A new dinosaur species, whose weight was similar to a parrot’s and had only one digit, has been discovered. Scientists view the rare solitary digit as evidence that the evolution of dinosaurs was more complex than they first believed. The dinosaur’s fossilised remains were found in rocks formed from 84 million to 75 million years ago in Linhe, a city near the Yellow River in China.
It belongs to a family within the carnivorous dinosaurian group theropods that later gave rise to modern birds. The new dinosaur – called Linhenykus, named after Linhe in Inner Mongolia – most likely grew to a few feet tall and weighed only as much as a large parrot. Linhenykus was discovered by an international team of scientists, led by Xu Xing of the Institute of Vertebrate Palaeontology and Paleoanthropology.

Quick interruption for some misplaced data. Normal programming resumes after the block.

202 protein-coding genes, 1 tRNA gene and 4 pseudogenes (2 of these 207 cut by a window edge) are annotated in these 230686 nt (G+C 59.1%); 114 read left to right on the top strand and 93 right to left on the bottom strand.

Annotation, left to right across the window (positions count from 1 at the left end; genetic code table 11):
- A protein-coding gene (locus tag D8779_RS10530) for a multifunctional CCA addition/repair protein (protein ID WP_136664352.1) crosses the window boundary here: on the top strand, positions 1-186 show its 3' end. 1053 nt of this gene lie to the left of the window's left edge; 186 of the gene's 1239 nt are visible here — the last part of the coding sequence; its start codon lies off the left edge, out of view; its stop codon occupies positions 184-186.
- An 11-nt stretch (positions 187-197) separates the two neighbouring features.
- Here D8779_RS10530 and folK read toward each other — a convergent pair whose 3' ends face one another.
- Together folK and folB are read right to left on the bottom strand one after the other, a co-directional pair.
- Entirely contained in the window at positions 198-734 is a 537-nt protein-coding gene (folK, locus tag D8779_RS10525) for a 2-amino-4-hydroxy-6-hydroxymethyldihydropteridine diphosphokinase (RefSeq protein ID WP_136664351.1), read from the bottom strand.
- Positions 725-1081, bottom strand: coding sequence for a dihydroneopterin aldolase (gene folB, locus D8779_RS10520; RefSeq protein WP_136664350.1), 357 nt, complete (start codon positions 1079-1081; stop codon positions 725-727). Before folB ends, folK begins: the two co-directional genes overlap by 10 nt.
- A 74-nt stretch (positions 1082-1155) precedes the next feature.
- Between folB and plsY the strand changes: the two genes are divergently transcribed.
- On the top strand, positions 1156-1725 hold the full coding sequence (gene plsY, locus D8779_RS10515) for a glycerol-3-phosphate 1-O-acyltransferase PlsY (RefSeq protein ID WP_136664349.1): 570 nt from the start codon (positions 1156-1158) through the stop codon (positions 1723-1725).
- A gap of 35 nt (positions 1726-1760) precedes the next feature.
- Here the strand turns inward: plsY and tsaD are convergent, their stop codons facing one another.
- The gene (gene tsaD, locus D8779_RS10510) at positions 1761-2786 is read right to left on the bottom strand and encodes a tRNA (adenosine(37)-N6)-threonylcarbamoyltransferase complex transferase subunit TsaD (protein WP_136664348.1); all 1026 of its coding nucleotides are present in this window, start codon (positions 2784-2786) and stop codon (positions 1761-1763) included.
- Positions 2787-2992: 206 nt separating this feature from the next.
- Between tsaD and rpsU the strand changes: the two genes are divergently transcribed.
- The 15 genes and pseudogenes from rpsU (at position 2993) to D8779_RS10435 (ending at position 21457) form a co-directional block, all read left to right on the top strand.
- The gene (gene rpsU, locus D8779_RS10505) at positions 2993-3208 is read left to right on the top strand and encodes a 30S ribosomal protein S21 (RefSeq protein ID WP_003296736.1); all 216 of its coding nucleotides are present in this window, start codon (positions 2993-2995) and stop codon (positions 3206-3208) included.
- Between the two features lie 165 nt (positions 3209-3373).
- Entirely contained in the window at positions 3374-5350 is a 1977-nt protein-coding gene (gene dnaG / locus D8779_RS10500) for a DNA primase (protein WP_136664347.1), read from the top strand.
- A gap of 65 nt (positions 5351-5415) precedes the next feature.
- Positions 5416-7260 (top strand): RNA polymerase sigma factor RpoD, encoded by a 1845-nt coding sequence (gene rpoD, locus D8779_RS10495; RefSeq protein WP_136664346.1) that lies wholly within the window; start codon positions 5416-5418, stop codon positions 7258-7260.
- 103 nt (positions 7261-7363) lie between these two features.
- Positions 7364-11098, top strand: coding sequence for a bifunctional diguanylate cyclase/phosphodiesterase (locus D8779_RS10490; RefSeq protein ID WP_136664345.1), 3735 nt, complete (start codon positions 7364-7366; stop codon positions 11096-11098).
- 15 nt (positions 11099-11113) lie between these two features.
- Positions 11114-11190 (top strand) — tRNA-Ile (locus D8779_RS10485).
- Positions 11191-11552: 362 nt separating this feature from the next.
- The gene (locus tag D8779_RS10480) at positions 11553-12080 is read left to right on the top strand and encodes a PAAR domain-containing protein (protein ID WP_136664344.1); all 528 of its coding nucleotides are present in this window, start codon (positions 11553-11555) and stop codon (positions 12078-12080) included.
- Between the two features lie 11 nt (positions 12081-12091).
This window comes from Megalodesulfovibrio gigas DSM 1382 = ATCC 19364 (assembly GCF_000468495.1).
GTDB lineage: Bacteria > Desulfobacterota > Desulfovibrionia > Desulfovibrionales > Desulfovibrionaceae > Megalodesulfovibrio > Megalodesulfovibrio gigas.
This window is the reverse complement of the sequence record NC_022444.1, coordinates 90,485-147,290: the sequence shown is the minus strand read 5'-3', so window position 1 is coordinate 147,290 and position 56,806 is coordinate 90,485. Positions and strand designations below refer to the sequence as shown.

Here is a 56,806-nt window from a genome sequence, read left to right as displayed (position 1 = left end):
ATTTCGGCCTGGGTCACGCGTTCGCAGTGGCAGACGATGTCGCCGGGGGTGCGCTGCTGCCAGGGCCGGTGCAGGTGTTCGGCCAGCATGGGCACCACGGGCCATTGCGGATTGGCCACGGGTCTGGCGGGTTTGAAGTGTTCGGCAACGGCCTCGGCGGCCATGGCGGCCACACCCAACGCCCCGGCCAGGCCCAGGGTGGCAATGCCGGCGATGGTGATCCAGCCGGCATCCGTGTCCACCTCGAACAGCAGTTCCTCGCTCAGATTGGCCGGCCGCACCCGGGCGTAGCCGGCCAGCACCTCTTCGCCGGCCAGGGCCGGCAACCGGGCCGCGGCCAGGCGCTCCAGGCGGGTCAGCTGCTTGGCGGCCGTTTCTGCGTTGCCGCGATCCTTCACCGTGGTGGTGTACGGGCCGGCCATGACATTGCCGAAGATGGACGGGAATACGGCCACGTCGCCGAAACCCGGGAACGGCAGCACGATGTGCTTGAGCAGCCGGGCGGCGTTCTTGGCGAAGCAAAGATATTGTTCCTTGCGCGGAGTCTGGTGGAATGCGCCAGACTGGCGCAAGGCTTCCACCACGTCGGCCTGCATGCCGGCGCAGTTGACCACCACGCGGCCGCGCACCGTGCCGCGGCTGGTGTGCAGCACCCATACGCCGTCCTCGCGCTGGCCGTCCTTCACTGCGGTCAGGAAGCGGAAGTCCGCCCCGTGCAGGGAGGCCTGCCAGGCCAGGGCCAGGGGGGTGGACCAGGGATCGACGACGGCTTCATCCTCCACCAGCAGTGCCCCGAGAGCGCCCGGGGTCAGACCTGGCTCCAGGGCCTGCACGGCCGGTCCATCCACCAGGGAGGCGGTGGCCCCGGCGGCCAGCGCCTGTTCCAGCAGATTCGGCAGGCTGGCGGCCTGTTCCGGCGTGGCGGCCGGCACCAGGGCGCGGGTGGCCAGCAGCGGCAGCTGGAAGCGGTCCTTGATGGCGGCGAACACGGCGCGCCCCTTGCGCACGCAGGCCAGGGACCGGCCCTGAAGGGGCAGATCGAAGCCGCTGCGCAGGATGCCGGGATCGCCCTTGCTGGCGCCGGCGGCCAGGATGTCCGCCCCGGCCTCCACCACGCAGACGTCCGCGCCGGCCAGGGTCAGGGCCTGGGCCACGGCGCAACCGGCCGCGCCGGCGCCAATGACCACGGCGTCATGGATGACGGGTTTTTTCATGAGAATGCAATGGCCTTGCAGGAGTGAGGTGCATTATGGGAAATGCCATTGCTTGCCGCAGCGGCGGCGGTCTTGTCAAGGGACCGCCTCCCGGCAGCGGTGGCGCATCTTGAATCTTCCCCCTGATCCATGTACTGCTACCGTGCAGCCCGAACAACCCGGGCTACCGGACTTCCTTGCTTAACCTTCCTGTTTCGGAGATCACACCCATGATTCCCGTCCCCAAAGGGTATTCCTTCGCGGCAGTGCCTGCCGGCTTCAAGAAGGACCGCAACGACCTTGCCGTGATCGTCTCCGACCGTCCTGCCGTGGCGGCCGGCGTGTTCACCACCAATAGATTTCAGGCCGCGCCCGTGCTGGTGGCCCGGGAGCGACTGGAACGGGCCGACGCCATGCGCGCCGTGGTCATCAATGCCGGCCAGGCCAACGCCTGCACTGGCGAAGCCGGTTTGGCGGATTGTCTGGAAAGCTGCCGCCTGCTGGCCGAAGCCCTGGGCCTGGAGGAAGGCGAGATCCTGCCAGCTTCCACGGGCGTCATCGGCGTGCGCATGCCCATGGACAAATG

Its singer claw on the upper limbs may have been used to dig out insects like ants, said the scientists in a report published in the Proceedings of the National Academy of Sciences. Xu and others believe theropod dinosaurs started with five fingers but evolved to have only three fingers and some eventually became birds. Scientists think that, in the course of evolving into birds, various related dinosaur species gradually lost two of their five fingers, likely in response to changes in the environment.
But in recent decades, with the discovery of more theropods that have fewer than three fingers, like the two-finger Tyrannosaurus, scientists agreed that the evolution of dinosaurs’ hands was brought about more by random mutations than by basic adaptive evolution.
“Vestigial structures, like legs in whales and snakes, may appear and disappear seemingly randomly in the course of evolution,” said Jonah Choiniere of the Paleontology division at the American Museum of Natural History.
Source: China Daily